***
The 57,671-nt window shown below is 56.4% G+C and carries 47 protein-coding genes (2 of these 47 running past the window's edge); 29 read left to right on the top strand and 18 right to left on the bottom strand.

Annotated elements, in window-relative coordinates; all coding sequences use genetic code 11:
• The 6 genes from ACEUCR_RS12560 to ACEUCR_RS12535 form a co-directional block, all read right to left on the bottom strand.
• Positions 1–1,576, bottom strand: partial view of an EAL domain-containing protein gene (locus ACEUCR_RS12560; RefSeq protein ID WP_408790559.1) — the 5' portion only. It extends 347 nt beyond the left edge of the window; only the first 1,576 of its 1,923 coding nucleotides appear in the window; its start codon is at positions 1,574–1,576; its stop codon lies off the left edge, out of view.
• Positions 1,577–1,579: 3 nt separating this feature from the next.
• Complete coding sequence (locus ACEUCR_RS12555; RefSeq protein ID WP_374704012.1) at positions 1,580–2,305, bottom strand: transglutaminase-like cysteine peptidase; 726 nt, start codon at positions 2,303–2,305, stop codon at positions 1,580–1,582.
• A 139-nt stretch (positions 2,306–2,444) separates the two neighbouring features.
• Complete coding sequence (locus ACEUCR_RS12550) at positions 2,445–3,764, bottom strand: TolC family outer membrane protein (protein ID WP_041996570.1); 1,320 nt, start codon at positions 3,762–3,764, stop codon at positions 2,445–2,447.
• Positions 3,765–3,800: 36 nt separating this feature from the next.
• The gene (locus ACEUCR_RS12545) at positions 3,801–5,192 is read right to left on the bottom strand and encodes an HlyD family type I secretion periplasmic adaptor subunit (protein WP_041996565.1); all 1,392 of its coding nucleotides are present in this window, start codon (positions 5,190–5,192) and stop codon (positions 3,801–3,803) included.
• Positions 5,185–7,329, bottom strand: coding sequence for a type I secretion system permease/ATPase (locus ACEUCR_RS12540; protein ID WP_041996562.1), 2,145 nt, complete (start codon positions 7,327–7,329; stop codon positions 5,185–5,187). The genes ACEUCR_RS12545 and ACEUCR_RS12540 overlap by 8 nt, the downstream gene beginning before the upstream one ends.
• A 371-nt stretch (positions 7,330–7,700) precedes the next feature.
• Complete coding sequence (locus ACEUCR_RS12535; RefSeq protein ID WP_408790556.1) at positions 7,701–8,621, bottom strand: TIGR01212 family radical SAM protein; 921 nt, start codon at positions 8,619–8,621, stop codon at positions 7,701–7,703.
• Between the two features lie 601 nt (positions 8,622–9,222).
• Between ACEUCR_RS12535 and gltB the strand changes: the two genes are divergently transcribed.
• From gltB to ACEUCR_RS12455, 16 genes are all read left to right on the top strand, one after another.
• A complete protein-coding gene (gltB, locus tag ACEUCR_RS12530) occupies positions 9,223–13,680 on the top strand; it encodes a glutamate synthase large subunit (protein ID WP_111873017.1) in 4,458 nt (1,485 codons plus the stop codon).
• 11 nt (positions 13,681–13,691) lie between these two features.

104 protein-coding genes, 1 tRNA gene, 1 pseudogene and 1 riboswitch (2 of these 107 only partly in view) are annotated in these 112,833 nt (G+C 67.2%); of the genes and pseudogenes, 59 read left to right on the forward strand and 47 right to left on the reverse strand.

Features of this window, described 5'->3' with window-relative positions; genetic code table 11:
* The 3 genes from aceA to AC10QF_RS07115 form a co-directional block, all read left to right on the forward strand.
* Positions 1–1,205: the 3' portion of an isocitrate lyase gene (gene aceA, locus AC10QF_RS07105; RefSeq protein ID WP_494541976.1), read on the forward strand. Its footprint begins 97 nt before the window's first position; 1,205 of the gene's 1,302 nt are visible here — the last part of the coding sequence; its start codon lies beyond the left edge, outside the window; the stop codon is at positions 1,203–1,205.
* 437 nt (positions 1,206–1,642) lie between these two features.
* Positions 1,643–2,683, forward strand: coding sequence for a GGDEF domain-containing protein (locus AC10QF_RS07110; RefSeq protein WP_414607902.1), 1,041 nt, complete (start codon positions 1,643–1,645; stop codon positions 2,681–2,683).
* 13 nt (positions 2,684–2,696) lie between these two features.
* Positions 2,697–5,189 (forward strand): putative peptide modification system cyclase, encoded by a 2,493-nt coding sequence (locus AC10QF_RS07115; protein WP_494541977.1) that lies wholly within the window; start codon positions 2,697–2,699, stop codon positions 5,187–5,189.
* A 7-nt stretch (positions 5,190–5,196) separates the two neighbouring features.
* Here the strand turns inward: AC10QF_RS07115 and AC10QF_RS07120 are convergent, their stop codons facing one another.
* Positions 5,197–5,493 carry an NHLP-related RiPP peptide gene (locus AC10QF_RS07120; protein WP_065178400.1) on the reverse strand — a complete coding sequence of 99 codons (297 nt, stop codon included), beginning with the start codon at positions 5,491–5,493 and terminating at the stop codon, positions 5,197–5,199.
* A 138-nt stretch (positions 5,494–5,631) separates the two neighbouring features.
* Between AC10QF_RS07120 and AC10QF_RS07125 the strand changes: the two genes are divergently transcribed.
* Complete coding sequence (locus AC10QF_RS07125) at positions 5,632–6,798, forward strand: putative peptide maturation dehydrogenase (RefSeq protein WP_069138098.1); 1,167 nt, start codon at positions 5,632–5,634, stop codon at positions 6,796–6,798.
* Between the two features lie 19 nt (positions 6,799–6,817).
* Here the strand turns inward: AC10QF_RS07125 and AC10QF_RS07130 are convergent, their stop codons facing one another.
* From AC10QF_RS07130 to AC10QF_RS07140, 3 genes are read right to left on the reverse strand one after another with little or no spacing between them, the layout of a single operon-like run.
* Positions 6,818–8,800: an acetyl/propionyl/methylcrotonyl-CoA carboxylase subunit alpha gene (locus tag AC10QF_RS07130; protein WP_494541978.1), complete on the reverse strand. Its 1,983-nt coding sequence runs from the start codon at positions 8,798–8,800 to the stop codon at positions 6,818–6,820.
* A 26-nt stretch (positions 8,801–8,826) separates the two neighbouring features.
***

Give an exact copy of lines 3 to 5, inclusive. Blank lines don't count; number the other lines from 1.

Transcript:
• The 6 genes from ACEUCR_RS12560 to ACEUCR_RS12535 form a co-directional block, all read right to left on the bottom strand.
• Positions 1–1,576, bottom strand: partial view of an EAL domain-containing protein gene (locus ACEUCR_RS12560; RefSeq protein ID WP_408790559.1) — the 5' portion only. It extends 347 nt beyond the left edge of the window; only the first 1,576 of its 1,923 coding nucleotides appear in the window; its start codon is at positions 1,574–1,576; its stop codon lies off the left edge, out of view.
• Positions 1,577–1,579: 3 nt separating this feature from the next.